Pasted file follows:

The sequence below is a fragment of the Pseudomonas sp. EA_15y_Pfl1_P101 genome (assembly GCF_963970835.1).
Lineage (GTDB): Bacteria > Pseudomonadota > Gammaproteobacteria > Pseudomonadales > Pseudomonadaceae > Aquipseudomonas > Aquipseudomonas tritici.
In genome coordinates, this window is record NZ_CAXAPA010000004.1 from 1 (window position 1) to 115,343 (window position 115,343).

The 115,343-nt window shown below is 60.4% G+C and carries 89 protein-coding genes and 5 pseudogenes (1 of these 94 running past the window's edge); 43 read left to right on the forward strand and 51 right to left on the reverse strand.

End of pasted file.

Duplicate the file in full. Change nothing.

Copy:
The sequence below is a fragment of the Pseudomonas sp. EA_15y_Pfl1_P101 genome (assembly GCF_963970835.1).
Lineage (GTDB): Bacteria > Pseudomonadota > Gammaproteobacteria > Pseudomonadales > Pseudomonadaceae > Aquipseudomonas > Aquipseudomonas tritici.
In genome coordinates, this window is record NZ_CAXAPA010000004.1 from 1 (window position 1) to 115,343 (window position 115,343).

The 115,343-nt window shown below is 60.4% G+C and carries 89 protein-coding genes and 5 pseudogenes (1 of these 94 running past the window's edge); 43 read left to right on the forward strand and 51 right to left on the reverse strand.